- 1The state of the atmosphere at a place and time as regards heat, dryness, sunshine, wind, rain, etc.: if the weather’s good, we can go for a walkMore example sentences
- Due to the bad weather, torrential rain and wind, the game was halted after the first half.
- After basking in hot summer sunshine, the weather broke and torrential rain and flash floods brought chaos across Greater Manchester.
- The Met Office has predicted an unsettled period of weather with rain and wind.
- 1.1Cold, wet, and unpleasant or unpredictable atmospheric conditions; the elements: stone walls provide shelter from wind and weatherMore example sentences
- We shelter from the weather under a clump of trees.
- Attaching these to a wall or covering in on one or two sides will help protect those using the shelter from the weather.
- 1.2 [as modifier] Denoting the side from which the wind is blowing, especially on board a ship; windward: the weather side of the yacht Contrasted with lee.More example sentences
- Take the man alongside your boat so the man is on the weather side of your boat.
- Normal deck duties were not possible, so we continually chipped ice from the weather side, as the sea froze on the deck.
- The second attempt was made by running in from the stern and passing close down the weather side.
verb[with object] Back to top
- 1Wear away or change the appearance or texture of (something) by long exposure to the air: his skin was weathered almost black by his long outdoor lifeMore example sentences
- Old, his face was weathered and wrinkled, but he always had a smile for the strange woman and her sporadic emotional outbursts.
- A small crevice in the cliff allowed them passage, into a very small, shadowy space between many boulders and the remains of a gnarled, weathered tree.
- Bill Harney has the gnarled hands and weathered hat of a lifetime's work with cattle.
- 1.1 [no object] (Of rock or other material) be worn away or altered by long exposure to the air: the ice sheet preserves specimens that would weather away more quickly in other regionsMore example sentences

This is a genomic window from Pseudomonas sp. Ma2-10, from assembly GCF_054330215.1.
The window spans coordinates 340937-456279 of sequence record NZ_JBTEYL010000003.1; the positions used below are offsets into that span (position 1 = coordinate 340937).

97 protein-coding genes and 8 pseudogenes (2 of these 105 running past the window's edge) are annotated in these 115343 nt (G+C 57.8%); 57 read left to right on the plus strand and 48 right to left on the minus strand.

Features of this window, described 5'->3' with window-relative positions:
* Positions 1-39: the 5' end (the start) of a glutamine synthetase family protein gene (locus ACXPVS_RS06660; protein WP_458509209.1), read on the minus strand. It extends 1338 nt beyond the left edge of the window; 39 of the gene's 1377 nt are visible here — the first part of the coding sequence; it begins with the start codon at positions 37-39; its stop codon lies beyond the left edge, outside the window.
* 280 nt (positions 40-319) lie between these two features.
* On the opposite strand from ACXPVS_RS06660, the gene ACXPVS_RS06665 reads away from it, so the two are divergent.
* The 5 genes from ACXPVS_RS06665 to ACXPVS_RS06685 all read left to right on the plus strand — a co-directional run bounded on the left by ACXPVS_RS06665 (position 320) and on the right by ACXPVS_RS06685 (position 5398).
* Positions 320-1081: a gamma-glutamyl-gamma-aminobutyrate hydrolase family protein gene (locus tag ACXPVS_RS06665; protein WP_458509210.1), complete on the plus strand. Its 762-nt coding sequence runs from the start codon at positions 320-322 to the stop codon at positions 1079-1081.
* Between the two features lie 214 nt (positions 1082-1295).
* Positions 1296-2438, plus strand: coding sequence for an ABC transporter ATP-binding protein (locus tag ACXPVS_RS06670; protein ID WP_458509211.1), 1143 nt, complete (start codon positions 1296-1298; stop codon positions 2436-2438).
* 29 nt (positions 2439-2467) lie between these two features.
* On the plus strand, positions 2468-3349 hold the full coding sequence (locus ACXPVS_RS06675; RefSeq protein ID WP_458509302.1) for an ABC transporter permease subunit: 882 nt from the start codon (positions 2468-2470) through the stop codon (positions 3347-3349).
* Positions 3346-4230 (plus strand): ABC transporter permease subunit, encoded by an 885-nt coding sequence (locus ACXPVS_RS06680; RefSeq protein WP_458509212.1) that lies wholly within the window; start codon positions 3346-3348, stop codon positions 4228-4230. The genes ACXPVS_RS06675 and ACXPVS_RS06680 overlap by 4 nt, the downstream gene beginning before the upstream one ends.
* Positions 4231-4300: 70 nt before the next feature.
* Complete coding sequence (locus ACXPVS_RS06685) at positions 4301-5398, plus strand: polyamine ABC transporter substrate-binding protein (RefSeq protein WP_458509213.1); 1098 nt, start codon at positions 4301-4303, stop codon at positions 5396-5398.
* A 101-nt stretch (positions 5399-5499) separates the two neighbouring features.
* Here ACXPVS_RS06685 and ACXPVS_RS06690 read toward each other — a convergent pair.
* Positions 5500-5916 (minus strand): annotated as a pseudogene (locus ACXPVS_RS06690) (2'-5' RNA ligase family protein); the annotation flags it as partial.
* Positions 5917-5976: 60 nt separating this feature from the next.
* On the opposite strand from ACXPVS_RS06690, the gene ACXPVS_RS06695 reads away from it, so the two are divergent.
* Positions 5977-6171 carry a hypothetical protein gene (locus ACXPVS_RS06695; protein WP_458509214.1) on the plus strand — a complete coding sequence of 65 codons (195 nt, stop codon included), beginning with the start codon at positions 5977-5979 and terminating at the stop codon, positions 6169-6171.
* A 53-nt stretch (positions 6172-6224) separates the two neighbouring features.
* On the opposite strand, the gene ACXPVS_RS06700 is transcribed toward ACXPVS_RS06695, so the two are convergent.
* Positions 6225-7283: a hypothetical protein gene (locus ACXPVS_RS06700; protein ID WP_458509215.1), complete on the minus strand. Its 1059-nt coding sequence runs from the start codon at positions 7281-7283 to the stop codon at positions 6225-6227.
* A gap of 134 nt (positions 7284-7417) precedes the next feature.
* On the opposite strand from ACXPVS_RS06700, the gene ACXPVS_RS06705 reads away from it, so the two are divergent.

- Materials have weathered well in the ten years since the building was completed.
- Requiring no artificial preservative, the wood weathers naturally and turning silver with age will merge into water and sky.
- As carbonate rocks weather, the insoluble fractions are introduced into the cave deposits.
- 1.2 (usually as noun weathering) Falconry Allow (a hawk) to spend a period perched on a block in the open air.More example sentences
- Bobby hoisted his one-year-old son, Aidan, into a backpack and went to transfer two pet hawks from their outdoor weathering perch to an indoor mews.
- The outdoor facilities are often called the ‘weathering areas’; these areas should be covered with wire or netting or roofed, so that the Red Tailed Hawk is not bothered by other animals.
- General weathering is very important for young birds.
- 2Come safely through (a storm).More example sentences
- His ships weathered the storm, sailed west and reached Honduras in Central America.
- He aides the Master of the ship in trying to weather the storm.
- Vessels sheltering in the marina seemed to weather the storms very successfully.
- 2.1Withstand (a difficulty or danger): this year has tested industry’s ability to weather recessionMore example sentences
- The news was welcomed by traders in the city who have weathered a difficult winter, as they vowed to keep up the momentum.
- We have been able, therefore, to weather a very difficult economic climate.
- ‘We have successfully weathered the most difficult times in recent years,’ chairman and managing director Lo Yuk-sui said.
- 2.2 Sailing (Of a ship) get to the windward of (a cape or other obstacle).More example sentences
- The ship could not weather the Cape Jackson point and was gradually driven on the lee shore.
keep a weather eye on
- Observe very carefully, especially for changes or developments.More example sentences
- The legislation sets strict rules on how such data may be used and displayed, levying fines for serious breaches, so it's worth keeping a weather eye on dataprotection.gov.uk to stay within the law.
- It is important that we do keep a weather eye on the horizon, watching for any significant indications that cyber terror actually will appear.
- Throughout this debate I have expressed an opinion in favour of removing the offending articles while keeping a weather eye on the wider political agenda.
make heavy weather of
- • informal Have unnecessary difficulty in dealing with (a task or problem).[from the nautical phrase make good or bad weather of it, referring to a ship in a storm]More example sentences
- But Councillor Steve Galloway said: ‘I think we are making heavy weather of it all.’
- Almost week by week the evidence grows of a strengthening and sustainable recovery in the US while the continental economies continue to make heavy weather of a global pick-up.
- For a serious woman who can make heavy weather of life, she has a very sunny side.
under the weather
- • informal Slightly unwell or in low spirits.More example sentences
- I feel sick, have a painful headache and feel a bit under the weather, but I know that if I push myself and get out of bed I will feel better.
- And every time I go for a stroll by the river when I'm feeling a bit under the weather, I come back home wondering why I felt so poorly in the first place.
- So I'm more than a bit under the weather at present.
Old English weder, of Germanic origin; related to Dutch weer and German Wetter, probably also to the noun wind1.